The work at the Daraja Academy doesn’t stop when the term ends. During school break, the Daraja girls take skill sets and knowledge acquired from their studies to complete curriculum-related projects in their respective communities.

Community Health Project: the Academy’s Form 2s Learn to Analyze Their Surroundings to Create Positive Change

In a partnership with the University of San Diego, Daraja has created a project-based learning program focusing on community health. The participants of this project are the current Form 2s. In an attempt to interlink English, Swahili, biology, geography and business studies, the Forms 2s have been tasked with the assignment of collecting health-related data about their communities. What diseases are prevalent? What are the symptoms of common illnesses? Are there preventative measures that can be taken to avoid these illnesses? Are there curative medications that can be administered in order to save the lives of the affected? These and other related questions will be analyzed in order to create a educational awareness program with tangible solutions to bring back to surrounding Daraja communities.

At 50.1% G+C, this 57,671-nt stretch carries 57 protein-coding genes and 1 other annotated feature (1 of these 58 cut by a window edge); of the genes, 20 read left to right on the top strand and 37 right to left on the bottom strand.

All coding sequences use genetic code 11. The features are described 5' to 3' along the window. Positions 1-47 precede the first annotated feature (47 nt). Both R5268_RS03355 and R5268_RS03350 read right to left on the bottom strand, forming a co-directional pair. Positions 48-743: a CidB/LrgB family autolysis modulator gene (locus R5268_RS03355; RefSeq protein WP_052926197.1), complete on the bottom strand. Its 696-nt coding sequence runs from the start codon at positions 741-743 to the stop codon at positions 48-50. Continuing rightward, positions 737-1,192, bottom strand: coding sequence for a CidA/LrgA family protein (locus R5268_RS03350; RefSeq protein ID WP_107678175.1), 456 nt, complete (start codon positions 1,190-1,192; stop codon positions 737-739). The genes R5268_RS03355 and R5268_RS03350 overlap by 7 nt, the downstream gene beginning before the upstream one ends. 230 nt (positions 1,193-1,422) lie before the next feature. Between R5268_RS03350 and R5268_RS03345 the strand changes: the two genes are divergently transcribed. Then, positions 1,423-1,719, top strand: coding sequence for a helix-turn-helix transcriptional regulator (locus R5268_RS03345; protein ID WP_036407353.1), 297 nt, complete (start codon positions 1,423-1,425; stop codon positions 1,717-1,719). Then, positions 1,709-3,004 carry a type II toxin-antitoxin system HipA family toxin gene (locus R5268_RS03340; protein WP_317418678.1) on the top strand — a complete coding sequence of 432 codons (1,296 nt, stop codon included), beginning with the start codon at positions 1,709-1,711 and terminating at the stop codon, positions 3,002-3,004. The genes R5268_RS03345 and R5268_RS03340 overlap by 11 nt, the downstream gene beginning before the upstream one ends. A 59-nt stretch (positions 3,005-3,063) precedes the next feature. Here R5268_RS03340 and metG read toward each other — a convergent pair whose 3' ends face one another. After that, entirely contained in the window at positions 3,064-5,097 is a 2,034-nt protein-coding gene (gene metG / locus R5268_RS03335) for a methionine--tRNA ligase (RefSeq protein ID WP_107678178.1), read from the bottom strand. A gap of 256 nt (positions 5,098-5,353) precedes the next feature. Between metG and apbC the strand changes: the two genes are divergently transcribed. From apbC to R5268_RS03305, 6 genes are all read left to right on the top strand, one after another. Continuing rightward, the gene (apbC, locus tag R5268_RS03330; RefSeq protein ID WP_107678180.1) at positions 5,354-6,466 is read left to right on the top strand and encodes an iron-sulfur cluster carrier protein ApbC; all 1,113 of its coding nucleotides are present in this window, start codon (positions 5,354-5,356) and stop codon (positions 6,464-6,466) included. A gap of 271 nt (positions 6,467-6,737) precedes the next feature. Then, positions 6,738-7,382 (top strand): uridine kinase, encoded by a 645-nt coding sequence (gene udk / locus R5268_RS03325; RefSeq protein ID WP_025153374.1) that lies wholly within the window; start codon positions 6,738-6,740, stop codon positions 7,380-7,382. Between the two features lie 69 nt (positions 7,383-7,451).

“We introduced a basic foundation of knowledge to the Form 2s before assigning this project,” Victoria, the Business Studies teacher said of the project. “The girls visited Mara Moja, a community local to Daraja, and observed important aspects of community health: proximity of houses, common diseases the women suffer from, water sources and hygiene habits. We took that information and brainstormed ways that Daraja can help to lesson the effects of ineffective practices observed.” During the break, the girls are to take that information, those ideas, and collect supplementary information from their own homes and villages.

A potential completion date for the community health project is June. The Form 2s are planning to host a town hall meeting with the women of Mara Moja and other local communities to teach the women more effective hygiene practices and spread awareness about prevention methods and ways to treat common diseases.

Community Inventory Project

The Form 4s, although home for a shorter period of time than the rest of the students, have a community inventory project to complete before their return this weekend.

“What is in your community?” Leah, program development associate at the Daraja Academy, asked the girls. “Are there financial institutions? Businesses? Hospitals? Clinics? Local NGOs? I want you to take a snapshot of your community so that we can better understand the communities you will be assimilating back into once you’re finished with your secondary school education here at the Academy.”

The Form 4s will return to Daraja with important data about their hometowns, as well as relevant experience for their personal development. If a financial institution is in operation in their communities, the students are to go in and find out how to open and maintain an account.